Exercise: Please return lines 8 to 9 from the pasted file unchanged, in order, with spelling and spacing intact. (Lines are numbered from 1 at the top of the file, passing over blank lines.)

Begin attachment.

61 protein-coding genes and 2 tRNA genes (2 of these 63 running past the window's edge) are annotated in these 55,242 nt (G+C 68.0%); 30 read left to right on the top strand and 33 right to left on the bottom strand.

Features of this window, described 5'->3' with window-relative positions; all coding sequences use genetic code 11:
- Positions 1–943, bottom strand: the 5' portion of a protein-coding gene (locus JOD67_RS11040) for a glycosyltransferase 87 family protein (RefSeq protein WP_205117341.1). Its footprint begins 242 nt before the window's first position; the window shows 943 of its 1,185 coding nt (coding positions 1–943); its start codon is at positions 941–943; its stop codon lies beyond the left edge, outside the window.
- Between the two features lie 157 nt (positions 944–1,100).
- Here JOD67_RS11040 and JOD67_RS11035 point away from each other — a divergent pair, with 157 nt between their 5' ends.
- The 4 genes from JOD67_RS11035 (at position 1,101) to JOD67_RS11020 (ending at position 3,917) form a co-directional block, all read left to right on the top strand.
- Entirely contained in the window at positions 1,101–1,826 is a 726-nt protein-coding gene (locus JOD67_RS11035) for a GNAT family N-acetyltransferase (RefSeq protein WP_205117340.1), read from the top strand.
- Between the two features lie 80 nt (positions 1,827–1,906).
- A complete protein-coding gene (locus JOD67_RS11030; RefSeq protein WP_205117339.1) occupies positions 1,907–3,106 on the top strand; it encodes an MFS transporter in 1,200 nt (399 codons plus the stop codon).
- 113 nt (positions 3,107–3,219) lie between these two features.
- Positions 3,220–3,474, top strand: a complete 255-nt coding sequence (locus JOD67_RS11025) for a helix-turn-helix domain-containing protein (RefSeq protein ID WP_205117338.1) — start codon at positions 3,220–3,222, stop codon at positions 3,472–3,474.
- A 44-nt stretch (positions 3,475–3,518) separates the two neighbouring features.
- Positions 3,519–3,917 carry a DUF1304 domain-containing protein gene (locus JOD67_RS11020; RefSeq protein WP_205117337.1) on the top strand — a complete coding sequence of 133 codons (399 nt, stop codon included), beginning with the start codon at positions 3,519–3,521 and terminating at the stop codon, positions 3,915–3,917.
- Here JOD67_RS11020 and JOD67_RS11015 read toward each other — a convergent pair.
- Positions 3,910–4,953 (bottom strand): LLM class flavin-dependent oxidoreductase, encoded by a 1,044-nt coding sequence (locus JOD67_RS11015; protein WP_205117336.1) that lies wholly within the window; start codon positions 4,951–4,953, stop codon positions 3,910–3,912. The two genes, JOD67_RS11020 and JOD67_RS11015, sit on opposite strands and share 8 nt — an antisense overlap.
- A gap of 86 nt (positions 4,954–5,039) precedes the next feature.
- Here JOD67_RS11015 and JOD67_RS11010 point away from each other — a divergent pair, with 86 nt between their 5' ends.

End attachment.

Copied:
- Between the two features lie 80 nt (positions 1,827–1,906).
- A complete protein-coding gene (locus JOD67_RS11030; RefSeq protein WP_205117339.1) occupies positions 1,907–3,106 on the top strand; it encodes an MFS transporter in 1,200 nt (399 codons plus the stop codon).